What Job Seekers Need to Know About ATS
ATS stands for Applicant Tracking System.
It is estimated that most major companies use these systems to screen incoming resumes. If you apply for a position online it is likely you are applying through an ATS.
ATS is challenging because it involves computerized algorithms of chosen keywords and phrases to help find the right match between a submitted resume and an open position. The problem is no two systems are alike and you never know exactly what the system is searching for or how it weighs content.
If your resume is not formatted the right way, with the right keywords and phrases, it could rank as a poor match in ATS – regardless of your qualifications. This is challenging for most job seekers (hence the reason online applications have such a low success rate).
Some advice to help optimize your resume for ATS application includes:
1. Use a version of the resume that is easy to read.
It is recommended you use a Word format that is optimized for the system (read more in Overcoming ATS Resume Myths). ATS looks primarily at content, therefore there is a strong likelihood that any graphics will not be ‘seen’, so ensure you translate image/graphic/chart information into the body of the file. It is also best to use traditional headers in clearly defined sections (Work Experience, Education) so the system can locate key details.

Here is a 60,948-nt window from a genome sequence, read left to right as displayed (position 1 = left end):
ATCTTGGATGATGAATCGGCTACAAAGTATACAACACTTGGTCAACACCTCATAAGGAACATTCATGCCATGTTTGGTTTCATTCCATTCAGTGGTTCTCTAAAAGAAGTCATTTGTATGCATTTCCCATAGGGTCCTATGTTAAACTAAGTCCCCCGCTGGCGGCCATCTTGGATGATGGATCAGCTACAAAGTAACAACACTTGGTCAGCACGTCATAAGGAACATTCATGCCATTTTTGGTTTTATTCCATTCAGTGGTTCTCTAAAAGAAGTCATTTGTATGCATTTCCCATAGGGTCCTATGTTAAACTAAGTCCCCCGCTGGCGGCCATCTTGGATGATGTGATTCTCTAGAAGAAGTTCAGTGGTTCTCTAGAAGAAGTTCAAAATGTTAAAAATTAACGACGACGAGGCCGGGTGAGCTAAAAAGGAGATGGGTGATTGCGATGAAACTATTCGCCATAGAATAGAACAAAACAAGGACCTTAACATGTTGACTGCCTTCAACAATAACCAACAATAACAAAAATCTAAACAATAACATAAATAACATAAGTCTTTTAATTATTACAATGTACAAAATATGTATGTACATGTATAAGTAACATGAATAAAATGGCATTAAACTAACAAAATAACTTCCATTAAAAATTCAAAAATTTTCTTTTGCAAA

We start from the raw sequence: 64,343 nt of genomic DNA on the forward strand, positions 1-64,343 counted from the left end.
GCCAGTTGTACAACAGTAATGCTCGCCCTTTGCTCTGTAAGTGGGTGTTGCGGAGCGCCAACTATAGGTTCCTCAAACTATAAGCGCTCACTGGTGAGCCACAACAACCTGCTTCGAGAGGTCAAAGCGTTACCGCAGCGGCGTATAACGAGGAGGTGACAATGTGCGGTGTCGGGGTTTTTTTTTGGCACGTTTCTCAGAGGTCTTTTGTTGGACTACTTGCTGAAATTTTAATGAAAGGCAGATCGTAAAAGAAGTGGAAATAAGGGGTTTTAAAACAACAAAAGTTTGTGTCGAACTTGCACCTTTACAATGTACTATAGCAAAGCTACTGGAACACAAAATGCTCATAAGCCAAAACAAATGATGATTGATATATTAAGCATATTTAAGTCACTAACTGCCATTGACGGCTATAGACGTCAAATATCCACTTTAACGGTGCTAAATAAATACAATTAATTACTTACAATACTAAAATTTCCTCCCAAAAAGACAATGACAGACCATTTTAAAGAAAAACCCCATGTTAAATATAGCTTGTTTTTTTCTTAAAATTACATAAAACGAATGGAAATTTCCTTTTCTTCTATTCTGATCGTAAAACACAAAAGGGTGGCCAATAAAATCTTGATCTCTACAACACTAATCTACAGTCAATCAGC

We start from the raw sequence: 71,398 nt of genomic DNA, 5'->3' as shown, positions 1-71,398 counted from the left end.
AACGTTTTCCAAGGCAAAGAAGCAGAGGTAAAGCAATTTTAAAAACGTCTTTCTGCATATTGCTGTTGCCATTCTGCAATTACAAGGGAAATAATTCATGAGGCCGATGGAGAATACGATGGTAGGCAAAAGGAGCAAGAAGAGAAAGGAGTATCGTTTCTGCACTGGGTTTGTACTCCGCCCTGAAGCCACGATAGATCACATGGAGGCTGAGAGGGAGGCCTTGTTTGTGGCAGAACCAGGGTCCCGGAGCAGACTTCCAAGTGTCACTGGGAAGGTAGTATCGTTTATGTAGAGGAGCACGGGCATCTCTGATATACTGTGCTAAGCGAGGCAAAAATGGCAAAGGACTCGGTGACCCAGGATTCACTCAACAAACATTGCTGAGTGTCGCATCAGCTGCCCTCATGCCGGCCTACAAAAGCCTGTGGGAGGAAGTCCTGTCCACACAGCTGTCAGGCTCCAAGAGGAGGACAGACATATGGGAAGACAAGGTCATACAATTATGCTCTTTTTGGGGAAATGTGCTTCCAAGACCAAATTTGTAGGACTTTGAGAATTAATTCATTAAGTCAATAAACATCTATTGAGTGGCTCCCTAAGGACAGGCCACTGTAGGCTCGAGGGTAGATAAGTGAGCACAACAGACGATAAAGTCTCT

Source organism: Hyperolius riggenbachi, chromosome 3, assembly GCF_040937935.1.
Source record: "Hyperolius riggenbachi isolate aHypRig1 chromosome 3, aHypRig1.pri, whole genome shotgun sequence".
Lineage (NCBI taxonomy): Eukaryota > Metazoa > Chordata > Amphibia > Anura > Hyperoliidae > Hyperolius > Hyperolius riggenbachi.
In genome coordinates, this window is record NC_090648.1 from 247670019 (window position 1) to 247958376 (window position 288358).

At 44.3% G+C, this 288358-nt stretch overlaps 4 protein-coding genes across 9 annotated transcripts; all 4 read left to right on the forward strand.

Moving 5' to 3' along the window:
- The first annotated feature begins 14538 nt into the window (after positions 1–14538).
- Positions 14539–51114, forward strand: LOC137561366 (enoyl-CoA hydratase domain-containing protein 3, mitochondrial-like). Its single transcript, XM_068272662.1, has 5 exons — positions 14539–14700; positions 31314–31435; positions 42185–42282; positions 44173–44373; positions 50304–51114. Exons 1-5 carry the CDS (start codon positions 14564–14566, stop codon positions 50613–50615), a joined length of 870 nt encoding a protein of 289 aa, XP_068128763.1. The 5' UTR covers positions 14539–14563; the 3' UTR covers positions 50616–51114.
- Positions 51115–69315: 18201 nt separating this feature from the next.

The length of the resume also does not matter in an ATS.
2. Populate your resume with keywords from the targeted job posting.
This means customizing each application to address the reader’s needs.
However, don’t just stuff your resume full of keywords – the system will be searching for keywords used in proper context. Good content is still very important. Remember, once the resume makes it through the system an actual person will read it and the employer will be searching for clear skill demonstration – proof of skill – not just fluff.
3. Always follow the instructions of each individual job site when applying for positions.
Almost all ATS systems can read .docx Word files and some systems can read PDFs. Others will also allow plain text (.txt) uploads. The system should specify which formats it accepts.
An optimized Word file is ‘the best of both worlds’ because when created effectively it can be both ATS-friendly and eye-friendly (once it makes it through the system an actual person will likely review it).
If provided with an option to upload a copy of your nicely formatted colour/graphic PDF resume, do so. It will retain format and be more pleasing for the eventual human reader.
Want to learn more about this topic?
- Read “The Role of ATS in the Job Search” for more tips on how this system works and what you can do to ‘work’ with it.
- Read “How to Write An ATS-Compliant Resume” to learn resume formatting requirements for ATS.
- Look for my featured tips in this Globe and Mail article: “Frustrated by the Modern Job Hunt? Learn How to Beat the Bots”.